Krzysztof Gorgolewski: We are open for contributions from anyone and everyone. So far we have submissions from many labs both in Europe and the United States. Most datasets focus on measuring brain activity during different cognitive tasks using MRI, but we also have a few datasets that include other modalities, such as electroencephalograms. Each dataset is different and it's very exciting to see how different experiments are designed. The diversity of our database allows researchers to get a unique perspective on how the brain deals with a variety of cognitive tasks.
NSF: Who has access to this data?
K.G.: Anyone can access the data. It is distributed under a broad license giving anyone unrestricted access. This way we are maximizing reuse by including groups outside of academia such as journalists or citizen scientists.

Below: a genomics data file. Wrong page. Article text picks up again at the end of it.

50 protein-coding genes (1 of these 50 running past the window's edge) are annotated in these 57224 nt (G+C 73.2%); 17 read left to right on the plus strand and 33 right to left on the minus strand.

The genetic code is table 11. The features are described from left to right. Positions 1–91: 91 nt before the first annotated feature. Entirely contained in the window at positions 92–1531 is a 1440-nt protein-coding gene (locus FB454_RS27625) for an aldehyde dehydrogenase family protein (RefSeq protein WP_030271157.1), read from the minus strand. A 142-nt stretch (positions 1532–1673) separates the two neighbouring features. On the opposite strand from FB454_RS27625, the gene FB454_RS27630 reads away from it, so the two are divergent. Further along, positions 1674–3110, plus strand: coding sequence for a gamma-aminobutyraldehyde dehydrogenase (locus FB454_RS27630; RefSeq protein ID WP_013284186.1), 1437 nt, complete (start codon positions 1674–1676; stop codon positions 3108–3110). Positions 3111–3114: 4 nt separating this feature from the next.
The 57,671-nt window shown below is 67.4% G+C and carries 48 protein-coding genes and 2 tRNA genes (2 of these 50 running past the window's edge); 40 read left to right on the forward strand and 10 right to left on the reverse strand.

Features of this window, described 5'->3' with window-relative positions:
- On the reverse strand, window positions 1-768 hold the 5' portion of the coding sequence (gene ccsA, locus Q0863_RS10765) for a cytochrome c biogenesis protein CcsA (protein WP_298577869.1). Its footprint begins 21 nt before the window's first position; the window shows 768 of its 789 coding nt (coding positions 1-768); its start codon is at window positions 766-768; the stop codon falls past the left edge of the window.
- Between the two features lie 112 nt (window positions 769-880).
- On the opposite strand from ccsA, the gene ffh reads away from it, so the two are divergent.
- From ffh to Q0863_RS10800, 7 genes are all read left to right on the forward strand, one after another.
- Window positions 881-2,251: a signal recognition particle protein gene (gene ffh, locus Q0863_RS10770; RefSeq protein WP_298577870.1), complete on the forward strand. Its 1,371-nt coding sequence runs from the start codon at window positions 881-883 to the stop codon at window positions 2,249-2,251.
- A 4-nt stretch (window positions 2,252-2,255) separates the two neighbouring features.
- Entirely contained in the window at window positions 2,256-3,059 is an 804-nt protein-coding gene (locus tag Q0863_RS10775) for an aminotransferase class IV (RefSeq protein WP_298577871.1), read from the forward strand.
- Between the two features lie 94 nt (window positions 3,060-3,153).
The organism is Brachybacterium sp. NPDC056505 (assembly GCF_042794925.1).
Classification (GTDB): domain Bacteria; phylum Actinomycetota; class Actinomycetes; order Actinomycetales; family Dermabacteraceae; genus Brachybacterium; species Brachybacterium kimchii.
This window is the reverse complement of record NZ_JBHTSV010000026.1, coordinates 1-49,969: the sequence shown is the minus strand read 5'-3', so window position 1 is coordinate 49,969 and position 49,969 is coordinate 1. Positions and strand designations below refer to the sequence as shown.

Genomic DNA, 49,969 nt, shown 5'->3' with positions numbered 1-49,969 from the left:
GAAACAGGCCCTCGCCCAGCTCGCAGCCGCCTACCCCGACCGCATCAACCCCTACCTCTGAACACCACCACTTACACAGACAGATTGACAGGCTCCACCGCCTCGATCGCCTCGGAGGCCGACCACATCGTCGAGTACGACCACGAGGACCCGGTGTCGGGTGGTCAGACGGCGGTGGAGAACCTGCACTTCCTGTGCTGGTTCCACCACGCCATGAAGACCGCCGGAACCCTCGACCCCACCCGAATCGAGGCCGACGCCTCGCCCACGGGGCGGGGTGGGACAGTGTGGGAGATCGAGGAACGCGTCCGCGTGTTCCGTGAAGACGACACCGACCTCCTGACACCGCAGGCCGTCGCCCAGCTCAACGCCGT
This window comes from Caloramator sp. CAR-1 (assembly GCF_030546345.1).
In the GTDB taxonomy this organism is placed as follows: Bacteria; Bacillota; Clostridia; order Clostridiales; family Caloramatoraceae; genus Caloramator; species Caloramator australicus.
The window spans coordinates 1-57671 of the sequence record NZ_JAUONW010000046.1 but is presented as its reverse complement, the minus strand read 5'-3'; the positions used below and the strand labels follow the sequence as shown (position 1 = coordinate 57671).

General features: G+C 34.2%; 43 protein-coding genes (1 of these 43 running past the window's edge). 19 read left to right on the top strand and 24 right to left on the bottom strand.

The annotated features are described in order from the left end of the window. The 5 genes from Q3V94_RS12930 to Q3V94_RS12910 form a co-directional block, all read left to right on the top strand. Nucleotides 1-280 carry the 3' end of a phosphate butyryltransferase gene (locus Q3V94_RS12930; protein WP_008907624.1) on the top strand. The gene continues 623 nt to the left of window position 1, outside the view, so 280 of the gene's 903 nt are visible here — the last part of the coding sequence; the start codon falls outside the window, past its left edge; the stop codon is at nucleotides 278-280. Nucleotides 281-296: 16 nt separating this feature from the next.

NSF: How do you protect this data from hacking if it's on the cloud?
K.G.: Since the data is publicly available to anyone, we don't need to worry about protecting it. This is possible because we are removing any information that could compromise the privacy of volunteers participating in the studies. By making the data publicly available we are maximizing the impact of the time donated by study participants.
NSF: How widespread do you want this database to be?
K.G.: Our mission is to make this data available to the broadest possible audience. We see not only cognitive neuroimaging researchers using this data but also people from other fields, such as machine learning.